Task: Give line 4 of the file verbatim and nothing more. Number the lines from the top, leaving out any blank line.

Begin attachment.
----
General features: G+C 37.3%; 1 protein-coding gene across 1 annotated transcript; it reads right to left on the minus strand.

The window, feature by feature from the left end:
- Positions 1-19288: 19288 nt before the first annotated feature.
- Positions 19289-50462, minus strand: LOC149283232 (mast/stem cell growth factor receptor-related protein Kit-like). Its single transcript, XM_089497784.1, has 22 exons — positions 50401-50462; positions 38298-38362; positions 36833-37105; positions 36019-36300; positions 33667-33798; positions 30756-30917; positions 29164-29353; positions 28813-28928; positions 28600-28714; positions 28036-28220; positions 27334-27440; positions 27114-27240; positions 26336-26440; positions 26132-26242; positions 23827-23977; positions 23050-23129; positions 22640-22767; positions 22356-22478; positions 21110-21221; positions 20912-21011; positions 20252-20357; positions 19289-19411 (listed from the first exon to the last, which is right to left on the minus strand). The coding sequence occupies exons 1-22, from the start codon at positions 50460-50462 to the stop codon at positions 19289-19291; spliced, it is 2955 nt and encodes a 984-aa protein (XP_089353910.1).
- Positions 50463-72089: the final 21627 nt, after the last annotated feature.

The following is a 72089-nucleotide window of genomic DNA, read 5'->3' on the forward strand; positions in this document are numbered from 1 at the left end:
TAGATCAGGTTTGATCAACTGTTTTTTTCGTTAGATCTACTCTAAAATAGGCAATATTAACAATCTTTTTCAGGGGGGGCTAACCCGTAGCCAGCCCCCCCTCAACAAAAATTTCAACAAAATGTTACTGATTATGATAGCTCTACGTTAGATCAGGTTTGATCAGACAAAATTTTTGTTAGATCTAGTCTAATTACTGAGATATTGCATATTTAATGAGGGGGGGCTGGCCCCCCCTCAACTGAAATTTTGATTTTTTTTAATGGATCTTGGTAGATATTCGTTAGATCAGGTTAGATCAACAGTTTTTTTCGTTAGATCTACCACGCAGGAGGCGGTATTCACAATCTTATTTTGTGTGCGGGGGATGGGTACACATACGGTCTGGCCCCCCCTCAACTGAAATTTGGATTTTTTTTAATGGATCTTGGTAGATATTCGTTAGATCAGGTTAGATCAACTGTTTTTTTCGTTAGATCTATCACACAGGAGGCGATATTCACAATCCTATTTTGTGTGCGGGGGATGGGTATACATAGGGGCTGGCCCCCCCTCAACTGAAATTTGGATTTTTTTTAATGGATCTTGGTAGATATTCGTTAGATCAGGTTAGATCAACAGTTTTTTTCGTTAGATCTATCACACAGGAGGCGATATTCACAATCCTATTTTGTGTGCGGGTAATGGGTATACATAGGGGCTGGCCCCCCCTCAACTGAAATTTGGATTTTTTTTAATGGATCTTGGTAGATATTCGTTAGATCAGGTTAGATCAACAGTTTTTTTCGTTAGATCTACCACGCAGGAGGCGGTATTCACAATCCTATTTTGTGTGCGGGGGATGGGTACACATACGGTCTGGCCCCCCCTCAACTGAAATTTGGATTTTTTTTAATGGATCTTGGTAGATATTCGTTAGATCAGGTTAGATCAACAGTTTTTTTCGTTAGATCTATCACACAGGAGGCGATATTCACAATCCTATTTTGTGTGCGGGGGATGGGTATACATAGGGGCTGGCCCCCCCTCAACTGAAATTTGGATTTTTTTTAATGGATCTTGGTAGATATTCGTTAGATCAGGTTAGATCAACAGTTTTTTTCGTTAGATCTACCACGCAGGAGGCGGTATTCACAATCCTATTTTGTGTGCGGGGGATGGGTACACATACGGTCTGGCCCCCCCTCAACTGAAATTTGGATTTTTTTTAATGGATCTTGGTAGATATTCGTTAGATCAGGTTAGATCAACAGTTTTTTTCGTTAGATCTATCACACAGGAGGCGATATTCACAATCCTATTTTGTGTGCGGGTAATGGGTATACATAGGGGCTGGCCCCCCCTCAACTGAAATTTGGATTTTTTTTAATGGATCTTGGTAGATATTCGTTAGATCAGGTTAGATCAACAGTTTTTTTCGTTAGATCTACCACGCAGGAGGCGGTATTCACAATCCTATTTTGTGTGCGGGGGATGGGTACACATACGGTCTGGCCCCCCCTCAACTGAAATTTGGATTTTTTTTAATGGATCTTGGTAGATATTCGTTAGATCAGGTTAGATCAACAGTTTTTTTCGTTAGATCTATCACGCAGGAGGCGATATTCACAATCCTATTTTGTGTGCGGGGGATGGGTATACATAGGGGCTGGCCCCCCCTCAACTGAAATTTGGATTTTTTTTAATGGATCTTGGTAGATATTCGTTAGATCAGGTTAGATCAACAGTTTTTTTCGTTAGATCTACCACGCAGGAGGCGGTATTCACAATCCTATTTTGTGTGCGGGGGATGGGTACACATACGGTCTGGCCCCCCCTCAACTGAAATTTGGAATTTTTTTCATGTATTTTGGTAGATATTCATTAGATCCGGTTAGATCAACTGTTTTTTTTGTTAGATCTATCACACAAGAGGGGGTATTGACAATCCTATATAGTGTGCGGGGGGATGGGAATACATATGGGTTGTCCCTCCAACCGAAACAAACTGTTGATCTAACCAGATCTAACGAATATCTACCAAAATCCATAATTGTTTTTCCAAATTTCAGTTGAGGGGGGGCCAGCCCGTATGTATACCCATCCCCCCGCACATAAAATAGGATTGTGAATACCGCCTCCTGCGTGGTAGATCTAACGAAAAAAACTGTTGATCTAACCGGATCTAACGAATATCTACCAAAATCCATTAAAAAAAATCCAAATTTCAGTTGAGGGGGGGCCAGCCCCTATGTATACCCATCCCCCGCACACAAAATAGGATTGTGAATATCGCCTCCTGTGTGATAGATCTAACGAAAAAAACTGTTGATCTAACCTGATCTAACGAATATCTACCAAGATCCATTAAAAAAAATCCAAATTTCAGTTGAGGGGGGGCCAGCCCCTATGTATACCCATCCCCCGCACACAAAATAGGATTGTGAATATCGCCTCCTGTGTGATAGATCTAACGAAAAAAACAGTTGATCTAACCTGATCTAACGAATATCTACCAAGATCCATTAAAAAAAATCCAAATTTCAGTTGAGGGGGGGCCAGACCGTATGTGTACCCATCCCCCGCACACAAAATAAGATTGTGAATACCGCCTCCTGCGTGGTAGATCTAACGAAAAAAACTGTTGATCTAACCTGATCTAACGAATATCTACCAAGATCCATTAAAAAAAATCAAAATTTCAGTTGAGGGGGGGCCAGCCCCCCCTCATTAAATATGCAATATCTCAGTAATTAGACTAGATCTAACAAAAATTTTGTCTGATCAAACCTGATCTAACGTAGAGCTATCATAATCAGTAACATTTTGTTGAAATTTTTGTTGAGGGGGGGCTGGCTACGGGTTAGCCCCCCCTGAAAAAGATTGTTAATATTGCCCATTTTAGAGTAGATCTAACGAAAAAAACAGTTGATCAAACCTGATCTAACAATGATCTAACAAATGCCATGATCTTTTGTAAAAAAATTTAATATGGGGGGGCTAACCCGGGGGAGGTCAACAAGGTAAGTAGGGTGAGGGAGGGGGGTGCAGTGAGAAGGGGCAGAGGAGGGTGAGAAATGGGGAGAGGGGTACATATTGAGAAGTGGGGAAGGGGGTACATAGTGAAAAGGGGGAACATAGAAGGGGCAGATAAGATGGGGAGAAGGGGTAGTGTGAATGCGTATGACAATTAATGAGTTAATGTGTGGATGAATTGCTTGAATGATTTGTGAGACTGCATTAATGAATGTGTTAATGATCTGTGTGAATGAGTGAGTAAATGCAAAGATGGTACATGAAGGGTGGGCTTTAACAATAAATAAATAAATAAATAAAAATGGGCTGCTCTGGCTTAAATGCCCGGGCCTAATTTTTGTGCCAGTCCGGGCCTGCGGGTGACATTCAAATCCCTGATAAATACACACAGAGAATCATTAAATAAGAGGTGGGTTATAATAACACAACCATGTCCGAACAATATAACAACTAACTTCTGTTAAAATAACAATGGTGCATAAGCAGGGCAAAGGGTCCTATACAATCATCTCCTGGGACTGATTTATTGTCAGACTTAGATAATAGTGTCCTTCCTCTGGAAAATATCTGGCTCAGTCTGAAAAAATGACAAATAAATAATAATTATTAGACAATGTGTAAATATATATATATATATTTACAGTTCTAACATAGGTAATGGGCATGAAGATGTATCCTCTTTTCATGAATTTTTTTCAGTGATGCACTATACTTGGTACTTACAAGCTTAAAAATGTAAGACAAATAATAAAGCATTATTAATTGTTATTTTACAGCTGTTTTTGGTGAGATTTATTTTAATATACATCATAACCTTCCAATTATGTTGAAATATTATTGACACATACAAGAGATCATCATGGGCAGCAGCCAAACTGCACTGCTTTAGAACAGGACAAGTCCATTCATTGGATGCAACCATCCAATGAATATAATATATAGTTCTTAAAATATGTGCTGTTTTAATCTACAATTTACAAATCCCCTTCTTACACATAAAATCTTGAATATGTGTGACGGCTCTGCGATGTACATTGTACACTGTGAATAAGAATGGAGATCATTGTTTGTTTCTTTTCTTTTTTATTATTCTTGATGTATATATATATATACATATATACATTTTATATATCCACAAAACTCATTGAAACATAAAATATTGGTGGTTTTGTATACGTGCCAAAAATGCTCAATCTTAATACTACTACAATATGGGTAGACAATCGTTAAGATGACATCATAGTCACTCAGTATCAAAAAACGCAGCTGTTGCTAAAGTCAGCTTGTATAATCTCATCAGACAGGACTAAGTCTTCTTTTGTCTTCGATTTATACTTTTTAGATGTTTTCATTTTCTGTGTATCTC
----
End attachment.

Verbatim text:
- Positions 19289-50462, minus strand: LOC149283232 (mast/stem cell growth factor receptor-related protein Kit-like). Its single transcript, XM_089497784.1, has 22 exons — positions 50401-50462; positions 38298-38362; positions 36833-37105; positions 36019-36300; positions 33667-33798; positions 30756-30917; positions 29164-29353; positions 28813-28928; positions 28600-28714; positions 28036-28220; positions 27334-27440; positions 27114-27240; positions 26336-26440; positions 26132-26242; positions 23827-23977; positions 23050-23129; positions 22640-22767; positions 22356-22478; positions 21110-21221; positions 20912-21011; positions 20252-20357; positions 19289-19411 (listed from the first exon to the last, which is right to left on the minus strand). The coding sequence occupies exons 1-22, from the start codon at positions 50460-50462 to the stop codon at positions 19289-19291; spliced, it is 2955 nt and encodes a 984-aa protein (XP_089353910.1).